Given an integral domain D with an absolute value, we can define the Cauchy sequences of elements of D with respect to the absolute value by requiring that for every ε > 0 there is a positive integer N such that for all integers m, n > N one has |xm − xn| < ε. Cauchy sequences form a ring under pointwise addition and multiplication. One can also define null sequences as sequences (an) of elements of D such that |an| converges to zero. Null sequences are a prime ideal in the ring of Cauchy sequences, and the quotient ring is therefore an integral domain. The domain D is embedded in this quotient ring, called the completion of D with respect to the absolute value |x|.

Since fields are integral domains, this is also a construction for the completion of a field with respect to an absolute value. To show that the result is a field, and not just an integral domain, we can either show that null sequences form a maximal ideal, or else construct the inverse directly. The latter can be easily done by taking, for all nonzero elements of the quotient ring, a sequence starting from a point beyond the last zero element of the sequence. Any nonzero element of the quotient ring will differ by a null sequence from such a sequence, and by taking pointwise inversion we can find a representative inverse element.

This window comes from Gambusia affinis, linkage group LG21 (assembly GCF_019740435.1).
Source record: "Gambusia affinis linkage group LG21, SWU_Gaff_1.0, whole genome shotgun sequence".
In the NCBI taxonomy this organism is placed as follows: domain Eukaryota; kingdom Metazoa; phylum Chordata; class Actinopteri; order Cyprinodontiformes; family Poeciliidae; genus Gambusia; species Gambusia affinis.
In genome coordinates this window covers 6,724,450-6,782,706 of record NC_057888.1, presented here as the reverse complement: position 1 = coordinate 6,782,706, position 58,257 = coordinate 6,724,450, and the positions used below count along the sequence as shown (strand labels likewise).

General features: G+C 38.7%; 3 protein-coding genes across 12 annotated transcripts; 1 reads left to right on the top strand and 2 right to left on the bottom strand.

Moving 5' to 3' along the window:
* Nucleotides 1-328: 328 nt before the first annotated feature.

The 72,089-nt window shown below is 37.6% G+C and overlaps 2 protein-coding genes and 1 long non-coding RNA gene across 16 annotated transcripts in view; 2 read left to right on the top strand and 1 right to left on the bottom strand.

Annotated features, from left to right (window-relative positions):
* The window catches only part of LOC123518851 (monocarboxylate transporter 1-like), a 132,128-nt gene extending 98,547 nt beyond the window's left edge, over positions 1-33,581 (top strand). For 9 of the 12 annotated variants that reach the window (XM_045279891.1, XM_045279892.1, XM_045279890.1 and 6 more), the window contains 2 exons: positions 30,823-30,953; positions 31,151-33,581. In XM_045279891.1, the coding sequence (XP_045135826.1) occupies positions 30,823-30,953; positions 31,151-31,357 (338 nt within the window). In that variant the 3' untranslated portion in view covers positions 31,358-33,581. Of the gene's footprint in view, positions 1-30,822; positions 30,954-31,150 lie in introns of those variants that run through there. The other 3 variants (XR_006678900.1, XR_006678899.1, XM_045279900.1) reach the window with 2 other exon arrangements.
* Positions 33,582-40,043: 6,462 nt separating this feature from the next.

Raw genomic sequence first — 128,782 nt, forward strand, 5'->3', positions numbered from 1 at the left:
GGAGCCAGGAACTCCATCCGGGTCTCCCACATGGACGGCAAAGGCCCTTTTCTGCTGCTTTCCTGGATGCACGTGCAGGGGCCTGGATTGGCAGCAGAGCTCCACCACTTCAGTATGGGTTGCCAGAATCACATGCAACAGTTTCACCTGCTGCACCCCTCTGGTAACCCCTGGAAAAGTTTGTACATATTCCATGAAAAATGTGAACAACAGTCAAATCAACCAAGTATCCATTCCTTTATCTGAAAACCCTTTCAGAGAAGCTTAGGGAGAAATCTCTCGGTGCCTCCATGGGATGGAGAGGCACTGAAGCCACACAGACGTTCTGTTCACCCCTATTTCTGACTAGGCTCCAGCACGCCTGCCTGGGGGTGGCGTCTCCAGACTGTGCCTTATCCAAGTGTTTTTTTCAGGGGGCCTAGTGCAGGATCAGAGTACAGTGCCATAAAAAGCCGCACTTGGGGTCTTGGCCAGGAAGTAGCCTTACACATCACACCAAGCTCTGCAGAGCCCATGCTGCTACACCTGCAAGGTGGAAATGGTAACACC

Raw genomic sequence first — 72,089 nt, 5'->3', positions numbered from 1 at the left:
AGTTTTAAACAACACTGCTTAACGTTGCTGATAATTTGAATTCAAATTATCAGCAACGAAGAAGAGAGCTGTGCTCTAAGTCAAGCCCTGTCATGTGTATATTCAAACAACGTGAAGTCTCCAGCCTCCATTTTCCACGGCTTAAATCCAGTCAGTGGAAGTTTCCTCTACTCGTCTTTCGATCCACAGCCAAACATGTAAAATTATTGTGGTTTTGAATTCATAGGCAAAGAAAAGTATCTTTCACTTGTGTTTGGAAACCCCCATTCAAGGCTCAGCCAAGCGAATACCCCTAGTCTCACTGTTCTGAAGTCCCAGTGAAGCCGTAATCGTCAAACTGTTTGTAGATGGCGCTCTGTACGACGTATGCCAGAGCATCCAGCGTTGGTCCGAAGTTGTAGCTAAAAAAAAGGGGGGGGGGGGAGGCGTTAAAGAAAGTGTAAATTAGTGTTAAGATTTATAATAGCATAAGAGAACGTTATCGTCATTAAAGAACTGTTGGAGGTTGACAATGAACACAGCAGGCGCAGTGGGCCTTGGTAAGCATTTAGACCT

Another theorem of Alexander Ostrowski has it that any field complete with respect to an Archimedean absolute value is isomorphic to either the real or the complex numbers, and the valuation is equivalent to the usual one.[4] The Gelfand-Tornheim theorem states that any field with an Archimedean valuation is isomorphic to a subfield of C, the valuation being equivalent to the usual absolute value on C.[5]
Fields and integral domains

If D is an integral domain with absolute value |x|, then we may extend the definition of the absolute value to the field of fractions of D by setting

\( |x/y|=|x|/|y|.\,\)